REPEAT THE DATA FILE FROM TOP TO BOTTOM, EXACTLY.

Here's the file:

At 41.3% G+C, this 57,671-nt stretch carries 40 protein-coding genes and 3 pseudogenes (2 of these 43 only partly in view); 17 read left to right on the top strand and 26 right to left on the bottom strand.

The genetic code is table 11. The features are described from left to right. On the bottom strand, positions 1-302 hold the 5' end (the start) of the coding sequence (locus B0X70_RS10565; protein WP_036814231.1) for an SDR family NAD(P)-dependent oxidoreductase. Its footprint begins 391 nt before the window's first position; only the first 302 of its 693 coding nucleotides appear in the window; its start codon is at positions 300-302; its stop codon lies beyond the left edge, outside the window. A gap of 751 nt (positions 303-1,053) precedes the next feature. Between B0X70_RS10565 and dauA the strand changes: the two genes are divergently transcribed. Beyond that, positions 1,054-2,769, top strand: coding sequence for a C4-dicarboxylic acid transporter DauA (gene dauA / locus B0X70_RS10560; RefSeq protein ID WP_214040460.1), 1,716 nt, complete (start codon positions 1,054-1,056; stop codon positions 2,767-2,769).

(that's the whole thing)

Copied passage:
At 41.3% G+C, this 57,671-nt stretch carries 40 protein-coding genes and 3 pseudogenes (2 of these 43 only partly in view); 17 read left to right on the top strand and 26 right to left on the bottom strand.

The genetic code is table 11. The features are described from left to right. On the bottom strand, positions 1-302 hold the 5' end (the start) of the coding sequence (locus B0X70_RS10565; protein WP_036814231.1) for an SDR family NAD(P)-dependent oxidoreductase. Its footprint begins 391 nt before the window's first position; only the first 302 of its 693 coding nucleotides appear in the window; its start codon is at positions 300-302; its stop codon lies beyond the left edge, outside the window. A gap of 751 nt (positions 303-1,053) precedes the next feature. Between B0X70_RS10565 and dauA the strand changes: the two genes are divergently transcribed. Beyond that, positions 1,054-2,769, top strand: coding sequence for a C4-dicarboxylic acid transporter DauA (gene dauA / locus B0X70_RS10560; RefSeq protein ID WP_214040460.1), 1,716 nt, complete (start codon positions 1,054-1,056; stop codon positions 2,767-2,769).